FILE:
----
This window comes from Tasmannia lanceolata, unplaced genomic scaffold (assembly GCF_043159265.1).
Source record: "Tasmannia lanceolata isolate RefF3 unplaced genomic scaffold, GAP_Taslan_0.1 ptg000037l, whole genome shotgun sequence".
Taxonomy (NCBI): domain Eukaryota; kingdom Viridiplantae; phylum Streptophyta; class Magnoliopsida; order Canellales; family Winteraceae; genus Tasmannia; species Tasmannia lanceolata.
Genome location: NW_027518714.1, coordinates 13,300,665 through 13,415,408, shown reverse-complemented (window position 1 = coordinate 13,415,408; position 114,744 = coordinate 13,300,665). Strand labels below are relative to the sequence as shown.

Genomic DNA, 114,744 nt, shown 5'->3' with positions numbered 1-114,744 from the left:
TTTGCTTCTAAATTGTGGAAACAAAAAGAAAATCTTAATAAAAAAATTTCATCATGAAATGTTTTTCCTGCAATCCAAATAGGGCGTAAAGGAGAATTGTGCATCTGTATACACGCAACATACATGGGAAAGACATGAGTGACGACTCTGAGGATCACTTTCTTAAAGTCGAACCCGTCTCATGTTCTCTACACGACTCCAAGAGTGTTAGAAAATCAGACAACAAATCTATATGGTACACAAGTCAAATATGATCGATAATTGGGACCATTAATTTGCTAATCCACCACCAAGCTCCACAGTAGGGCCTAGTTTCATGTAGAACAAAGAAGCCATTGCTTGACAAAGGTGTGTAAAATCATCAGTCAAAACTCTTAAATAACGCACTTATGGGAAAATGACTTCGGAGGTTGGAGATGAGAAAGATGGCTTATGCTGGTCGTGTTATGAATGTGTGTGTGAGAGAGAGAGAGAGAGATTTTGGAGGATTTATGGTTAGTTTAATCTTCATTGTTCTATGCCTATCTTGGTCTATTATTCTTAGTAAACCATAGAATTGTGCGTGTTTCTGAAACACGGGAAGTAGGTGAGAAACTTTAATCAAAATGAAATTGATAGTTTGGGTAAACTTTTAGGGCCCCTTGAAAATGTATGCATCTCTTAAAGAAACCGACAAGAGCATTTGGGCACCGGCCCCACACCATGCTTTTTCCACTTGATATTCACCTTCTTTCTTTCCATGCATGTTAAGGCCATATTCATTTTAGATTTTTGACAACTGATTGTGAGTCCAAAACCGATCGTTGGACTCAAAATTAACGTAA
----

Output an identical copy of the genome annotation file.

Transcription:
This window comes from Tasmannia lanceolata, unplaced genomic scaffold (assembly GCF_043159265.1).
Source record: "Tasmannia lanceolata isolate RefF3 unplaced genomic scaffold, GAP_Taslan_0.1 ptg000037l, whole genome shotgun sequence".
Taxonomy (NCBI): domain Eukaryota; kingdom Viridiplantae; phylum Streptophyta; class Magnoliopsida; order Canellales; family Winteraceae; genus Tasmannia; species Tasmannia lanceolata.
Genome location: NW_027518714.1, coordinates 13,300,665 through 13,415,408, shown reverse-complemented (window position 1 = coordinate 13,415,408; position 114,744 = coordinate 13,300,665). Strand labels below are relative to the sequence as shown.

Genomic DNA, 114,744 nt, shown 5'->3' with positions numbered 1-114,744 from the left:
TTTGCTTCTAAATTGTGGAAACAAAAAGAAAATCTTAATAAAAAAATTTCATCATGAAATGTTTTTCCTGCAATCCAAATAGGGCGTAAAGGAGAATTGTGCATCTGTATACACGCAACATACATGGGAAAGACATGAGTGACGACTCTGAGGATCACTTTCTTAAAGTCGAACCCGTCTCATGTTCTCTACACGACTCCAAGAGTGTTAGAAAATCAGACAACAAATCTATATGGTACACAAGTCAAATATGATCGATAATTGGGACCATTAATTTGCTAATCCACCACCAAGCTCCACAGTAGGGCCTAGTTTCATGTAGAACAAAGAAGCCATTGCTTGACAAAGGTGTGTAAAATCATCAGTCAAAACTCTTAAATAACGCACTTATGGGAAAATGACTTCGGAGGTTGGAGATGAGAAAGATGGCTTATGCTGGTCGTGTTATGAATGTGTGTGTGAGAGAGAGAGAGAGAGATTTTGGAGGATTTATGGTTAGTTTAATCTTCATTGTTCTATGCCTATCTTGGTCTATTATTCTTAGTAAACCATAGAATTGTGCGTGTTTCTGAAACACGGGAAGTAGGTGAGAAACTTTAATCAAAATGAAATTGATAGTTTGGGTAAACTTTTAGGGCCCCTTGAAAATGTATGCATCTCTTAAAGAAACCGACAAGAGCATTTGGGCACCGGCCCCACACCATGCTTTTTCCACTTGATATTCACCTTCTTTCTTTCCATGCATGTTAAGGCCATATTCATTTTAGATTTTTGACAACTGATTGTGAGTCCAAAACCGATCGTTGGACTCAAAATTAACGTAA